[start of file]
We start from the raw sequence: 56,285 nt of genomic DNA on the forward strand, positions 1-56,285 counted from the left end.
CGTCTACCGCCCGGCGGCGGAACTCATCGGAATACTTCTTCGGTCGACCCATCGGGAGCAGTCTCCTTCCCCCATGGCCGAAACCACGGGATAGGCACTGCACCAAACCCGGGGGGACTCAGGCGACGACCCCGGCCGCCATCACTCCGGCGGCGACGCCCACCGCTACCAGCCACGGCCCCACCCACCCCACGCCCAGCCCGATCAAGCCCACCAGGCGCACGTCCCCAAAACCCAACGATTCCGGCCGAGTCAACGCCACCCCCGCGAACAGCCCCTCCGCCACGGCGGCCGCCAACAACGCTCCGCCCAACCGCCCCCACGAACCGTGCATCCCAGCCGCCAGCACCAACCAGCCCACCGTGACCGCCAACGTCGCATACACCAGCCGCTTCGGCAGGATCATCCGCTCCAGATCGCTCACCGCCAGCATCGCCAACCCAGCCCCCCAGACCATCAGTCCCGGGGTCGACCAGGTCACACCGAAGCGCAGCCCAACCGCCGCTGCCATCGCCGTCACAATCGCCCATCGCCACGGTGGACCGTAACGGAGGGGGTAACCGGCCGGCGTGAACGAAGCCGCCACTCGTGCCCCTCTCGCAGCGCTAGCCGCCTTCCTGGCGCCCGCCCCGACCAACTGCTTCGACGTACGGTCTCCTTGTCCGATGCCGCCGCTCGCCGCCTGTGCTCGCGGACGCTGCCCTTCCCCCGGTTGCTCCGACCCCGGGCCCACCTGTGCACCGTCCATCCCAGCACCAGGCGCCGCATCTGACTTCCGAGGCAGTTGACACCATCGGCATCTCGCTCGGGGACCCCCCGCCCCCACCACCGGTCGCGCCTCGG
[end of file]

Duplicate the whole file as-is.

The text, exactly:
We start from the raw sequence: 56,285 nt of genomic DNA on the forward strand, positions 1-56,285 counted from the left end.
CGTCTACCGCCCGGCGGCGGAACTCATCGGAATACTTCTTCGGTCGACCCATCGGGAGCAGTCTCCTTCCCCCATGGCCGAAACCACGGGATAGGCACTGCACCAAACCCGGGGGGACTCAGGCGACGACCCCGGCCGCCATCACTCCGGCGGCGACGCCCACCGCTACCAGCCACGGCCCCACCCACCCCACGCCCAGCCCGATCAAGCCCACCAGGCGCACGTCCCCAAAACCCAACGATTCCGGCCGAGTCAACGCCACCCCCGCGAACAGCCCCTCCGCCACGGCGGCCGCCAACAACGCTCCGCCCAACCGCCCCCACGAACCGTGCATCCCAGCCGCCAGCACCAACCAGCCCACCGTGACCGCCAACGTCGCATACACCAGCCGCTTCGGCAGGATCATCCGCTCCAGATCGCTCACCGCCAGCATCGCCAACCCAGCCCCCCAGACCATCAGTCCCGGGGTCGACCAGGTCACACCGAAGCGCAGCCCAACCGCCGCTGCCATCGCCGTCACAATCGCCCATCGCCACGGTGGACCGTAACGGAGGGGGTAACCGGCCGGCGTGAACGAAGCCGCCACTCGTGCCCCTCTCGCAGCGCTAGCCGCCTTCCTGGCGCCCGCCCCGACCAACTGCTTCGACGTACGGTCTCCTTGTCCGATGCCGCCGCTCGCCGCCTGTGCTCGCGGACGCTGCCCTTCCCCCGGTTGCTCCGACCCCGGGCCCACCTGTGCACCGTCCATCCCAGCACCAGGCGCCGCATCTGACTTCCGAGGCAGTTGACACCATCGGCATCTCGCTCGGGGACCCCCCGCCCCCACCACCGGTCGCGCCTCGG